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COVID-19: The bigger setback to corruption and global imbalances in gender equality

COVID-19 threatened the world in each and every sector of their economies and may also increase the chances of corruption as every government nowadays are busy to counter the health crisis. Corruption, the abuse of public office for private gain, it erodes the social contract and corrodes the government’s ability to help grow the economy in a way that benefits all citizens the COVID-19 pandemic has heightened the importance of stronger governance for three reasons.

1st Governments around the world are playing a bigger role in the economy to combat the pandemic and provide economic lifelines to people and domestic economy. This expanded role is crucial but it also increases opportunities for corruption. To help ensure the money and measures are helping the people who need it most, governments need timely and transparent reporting, ex-post audits and accountability procedures, and close cooperation with civil society and the private sector. 2ndas public finances worsen, countries need to prevent tax evasion and the waste and loss of funds caused by corruption in public spending. 3rdcrises test people’s trust in government and institutions, and ethical behavior becomes more salient when medical services are in such high demand. Evidence of corruption could undermine a country’s ability to respond effectively to the crisis, deepening the economic impact, and threatening a loss of political and social cohesion. Governance safeguards for emergency assistance related to COVID-19 are part of a more comprehensive effort to improve governance and efforts to tackle corruption.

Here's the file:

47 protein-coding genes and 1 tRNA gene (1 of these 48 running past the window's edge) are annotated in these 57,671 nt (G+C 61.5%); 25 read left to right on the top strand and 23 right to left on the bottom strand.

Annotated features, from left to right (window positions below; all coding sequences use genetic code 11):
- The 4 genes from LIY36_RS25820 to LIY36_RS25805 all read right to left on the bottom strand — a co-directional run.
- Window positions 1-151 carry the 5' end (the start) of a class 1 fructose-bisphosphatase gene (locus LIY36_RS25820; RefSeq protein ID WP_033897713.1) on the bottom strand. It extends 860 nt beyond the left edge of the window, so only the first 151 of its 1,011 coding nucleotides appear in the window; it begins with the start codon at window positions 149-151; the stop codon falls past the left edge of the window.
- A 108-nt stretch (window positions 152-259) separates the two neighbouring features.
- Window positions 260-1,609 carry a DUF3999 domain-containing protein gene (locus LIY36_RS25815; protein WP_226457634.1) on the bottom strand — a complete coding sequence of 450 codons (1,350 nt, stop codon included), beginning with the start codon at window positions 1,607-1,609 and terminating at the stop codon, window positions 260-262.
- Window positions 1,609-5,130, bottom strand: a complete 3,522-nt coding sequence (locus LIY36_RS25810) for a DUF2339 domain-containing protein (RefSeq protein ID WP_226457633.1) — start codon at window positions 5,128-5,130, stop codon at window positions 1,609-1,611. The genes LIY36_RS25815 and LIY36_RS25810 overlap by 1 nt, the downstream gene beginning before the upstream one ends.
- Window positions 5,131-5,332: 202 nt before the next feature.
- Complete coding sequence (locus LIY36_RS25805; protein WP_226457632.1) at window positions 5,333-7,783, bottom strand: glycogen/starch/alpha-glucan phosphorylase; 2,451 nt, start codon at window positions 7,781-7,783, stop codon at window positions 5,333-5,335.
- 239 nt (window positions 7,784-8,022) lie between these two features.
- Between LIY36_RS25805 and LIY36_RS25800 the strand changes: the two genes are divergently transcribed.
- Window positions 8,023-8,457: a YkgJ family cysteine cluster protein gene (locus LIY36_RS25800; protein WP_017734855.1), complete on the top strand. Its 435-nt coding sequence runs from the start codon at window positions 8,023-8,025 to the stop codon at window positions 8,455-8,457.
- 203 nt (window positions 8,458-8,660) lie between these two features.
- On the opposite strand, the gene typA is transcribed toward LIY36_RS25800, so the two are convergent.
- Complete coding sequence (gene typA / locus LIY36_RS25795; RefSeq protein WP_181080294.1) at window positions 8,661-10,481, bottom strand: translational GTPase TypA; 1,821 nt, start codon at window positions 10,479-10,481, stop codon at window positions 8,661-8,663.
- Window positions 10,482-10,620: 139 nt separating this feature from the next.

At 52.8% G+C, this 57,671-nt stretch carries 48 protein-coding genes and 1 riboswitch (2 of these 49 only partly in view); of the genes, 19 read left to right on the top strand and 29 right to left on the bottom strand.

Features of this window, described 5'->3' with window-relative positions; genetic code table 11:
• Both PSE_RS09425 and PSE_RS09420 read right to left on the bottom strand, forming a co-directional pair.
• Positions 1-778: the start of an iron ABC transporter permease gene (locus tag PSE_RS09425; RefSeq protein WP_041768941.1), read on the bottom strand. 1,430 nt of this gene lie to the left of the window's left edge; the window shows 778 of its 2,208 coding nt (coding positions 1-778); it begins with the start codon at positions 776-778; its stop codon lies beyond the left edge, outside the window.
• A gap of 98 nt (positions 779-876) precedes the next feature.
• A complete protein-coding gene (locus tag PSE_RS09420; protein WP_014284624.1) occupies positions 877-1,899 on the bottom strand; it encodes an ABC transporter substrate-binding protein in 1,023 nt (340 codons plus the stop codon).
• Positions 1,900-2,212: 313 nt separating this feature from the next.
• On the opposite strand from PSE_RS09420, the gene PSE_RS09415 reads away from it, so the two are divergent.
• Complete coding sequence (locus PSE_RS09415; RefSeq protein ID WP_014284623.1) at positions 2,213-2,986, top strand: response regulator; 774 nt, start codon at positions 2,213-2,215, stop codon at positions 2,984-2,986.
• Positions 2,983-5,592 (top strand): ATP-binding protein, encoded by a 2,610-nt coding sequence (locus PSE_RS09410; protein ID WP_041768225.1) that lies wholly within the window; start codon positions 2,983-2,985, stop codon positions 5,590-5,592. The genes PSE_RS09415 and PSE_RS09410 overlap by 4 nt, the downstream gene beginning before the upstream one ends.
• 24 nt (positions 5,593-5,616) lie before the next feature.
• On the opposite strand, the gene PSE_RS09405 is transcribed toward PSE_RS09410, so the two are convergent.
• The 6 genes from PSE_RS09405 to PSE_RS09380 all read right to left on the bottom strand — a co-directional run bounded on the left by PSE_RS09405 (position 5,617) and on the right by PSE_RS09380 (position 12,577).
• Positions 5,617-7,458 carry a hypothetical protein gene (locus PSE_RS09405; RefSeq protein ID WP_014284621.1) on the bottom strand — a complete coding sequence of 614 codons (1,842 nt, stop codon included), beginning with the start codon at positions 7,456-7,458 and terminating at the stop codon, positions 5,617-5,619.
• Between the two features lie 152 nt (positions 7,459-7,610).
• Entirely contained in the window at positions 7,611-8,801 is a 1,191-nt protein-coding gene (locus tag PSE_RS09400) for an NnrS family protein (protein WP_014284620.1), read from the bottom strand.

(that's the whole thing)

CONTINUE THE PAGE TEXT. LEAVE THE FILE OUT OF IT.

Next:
We must categorize corruption in many forms and gender inequality is one the worst form of it. The COVID-19 pandemic threatens to roll back gains in women’s economic opportunities; widening gender gaps that persist despite 30 years of progress. Well-designed policies to foster recovery can mitigate the negative effects of the crisis on women and prevent further setbacks for gender equality. What is good for women is ultimately good for addressing income inequality, economic growth, and resilience.

There are several reasons of disproportionate effects of COVID-19 on women and their economic status. 1st women are more likely than men to work in social sectors like services, industries, retail, tourism, and hospitality that require face-to-face interactions. These sectors are hit hardest by social distancing measures. In developed countries, unemployment among women was two percentage points higher than men between April-June 2020. Because of the nature of their jobs, teleworking is not an option for many women. In the United States, about 54 percent of women working in social sectors cannot telework. In Brazil, it is 67 percent. In low-income countries like Pakistan at most only about 12 percent of the population is able to work remotely.